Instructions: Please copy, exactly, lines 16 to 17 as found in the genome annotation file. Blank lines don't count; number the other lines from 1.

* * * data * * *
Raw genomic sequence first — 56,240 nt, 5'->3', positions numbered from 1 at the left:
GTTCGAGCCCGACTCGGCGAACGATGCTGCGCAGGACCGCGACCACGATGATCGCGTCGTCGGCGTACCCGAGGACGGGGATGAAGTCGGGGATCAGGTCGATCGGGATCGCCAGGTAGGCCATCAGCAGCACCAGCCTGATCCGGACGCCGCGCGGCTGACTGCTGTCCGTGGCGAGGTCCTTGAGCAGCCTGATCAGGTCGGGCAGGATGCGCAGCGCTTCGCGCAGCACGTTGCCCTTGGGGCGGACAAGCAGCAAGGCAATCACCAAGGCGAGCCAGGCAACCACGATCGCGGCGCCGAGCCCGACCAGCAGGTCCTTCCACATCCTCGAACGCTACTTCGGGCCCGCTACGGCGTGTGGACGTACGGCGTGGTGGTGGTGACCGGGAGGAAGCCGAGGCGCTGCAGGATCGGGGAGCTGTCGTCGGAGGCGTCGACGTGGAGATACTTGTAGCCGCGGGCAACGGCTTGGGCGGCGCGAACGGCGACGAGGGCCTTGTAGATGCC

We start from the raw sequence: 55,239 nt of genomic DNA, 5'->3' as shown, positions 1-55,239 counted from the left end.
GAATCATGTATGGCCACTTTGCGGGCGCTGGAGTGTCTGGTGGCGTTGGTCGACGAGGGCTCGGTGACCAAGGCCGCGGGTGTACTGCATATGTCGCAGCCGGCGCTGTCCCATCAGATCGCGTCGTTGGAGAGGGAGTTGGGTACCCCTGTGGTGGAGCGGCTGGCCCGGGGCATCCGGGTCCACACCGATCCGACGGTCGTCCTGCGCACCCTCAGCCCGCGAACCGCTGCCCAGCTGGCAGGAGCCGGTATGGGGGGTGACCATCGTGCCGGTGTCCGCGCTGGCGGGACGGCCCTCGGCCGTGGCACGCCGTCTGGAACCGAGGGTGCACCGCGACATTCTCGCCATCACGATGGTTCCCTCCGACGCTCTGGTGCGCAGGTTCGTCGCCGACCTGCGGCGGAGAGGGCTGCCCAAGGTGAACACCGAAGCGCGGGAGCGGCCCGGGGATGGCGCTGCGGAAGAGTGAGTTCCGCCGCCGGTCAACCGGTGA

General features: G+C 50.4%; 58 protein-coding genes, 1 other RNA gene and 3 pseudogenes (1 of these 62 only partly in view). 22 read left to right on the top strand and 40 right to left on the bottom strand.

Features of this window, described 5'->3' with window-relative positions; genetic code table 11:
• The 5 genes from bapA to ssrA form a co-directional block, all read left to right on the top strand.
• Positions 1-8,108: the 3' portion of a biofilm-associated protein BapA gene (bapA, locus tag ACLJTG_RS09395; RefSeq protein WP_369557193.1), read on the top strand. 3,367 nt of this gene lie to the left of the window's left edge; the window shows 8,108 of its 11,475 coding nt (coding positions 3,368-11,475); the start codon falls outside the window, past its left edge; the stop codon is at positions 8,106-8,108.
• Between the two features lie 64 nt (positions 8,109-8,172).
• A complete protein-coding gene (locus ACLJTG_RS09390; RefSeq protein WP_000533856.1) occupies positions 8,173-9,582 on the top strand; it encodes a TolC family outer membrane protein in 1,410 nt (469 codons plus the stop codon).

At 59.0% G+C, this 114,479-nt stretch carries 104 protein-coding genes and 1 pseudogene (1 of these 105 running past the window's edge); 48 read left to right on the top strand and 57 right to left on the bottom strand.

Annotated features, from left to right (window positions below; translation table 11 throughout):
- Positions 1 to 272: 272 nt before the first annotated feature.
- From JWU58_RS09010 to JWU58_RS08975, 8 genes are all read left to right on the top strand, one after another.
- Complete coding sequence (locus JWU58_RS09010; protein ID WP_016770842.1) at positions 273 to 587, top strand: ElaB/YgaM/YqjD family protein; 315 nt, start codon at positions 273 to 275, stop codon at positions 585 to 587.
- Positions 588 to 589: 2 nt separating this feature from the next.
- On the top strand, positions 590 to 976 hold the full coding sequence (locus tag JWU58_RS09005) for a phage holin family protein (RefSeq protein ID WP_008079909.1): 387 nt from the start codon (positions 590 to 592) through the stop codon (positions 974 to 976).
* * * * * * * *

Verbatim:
- Positions 588 to 589: 2 nt separating this feature from the next.
- On the top strand, positions 590 to 976 hold the full coding sequence (locus tag JWU58_RS09005) for a phage holin family protein (RefSeq protein ID WP_008079909.1): 387 nt from the start codon (positions 590 to 592) through the stop codon (positions 974 to 976).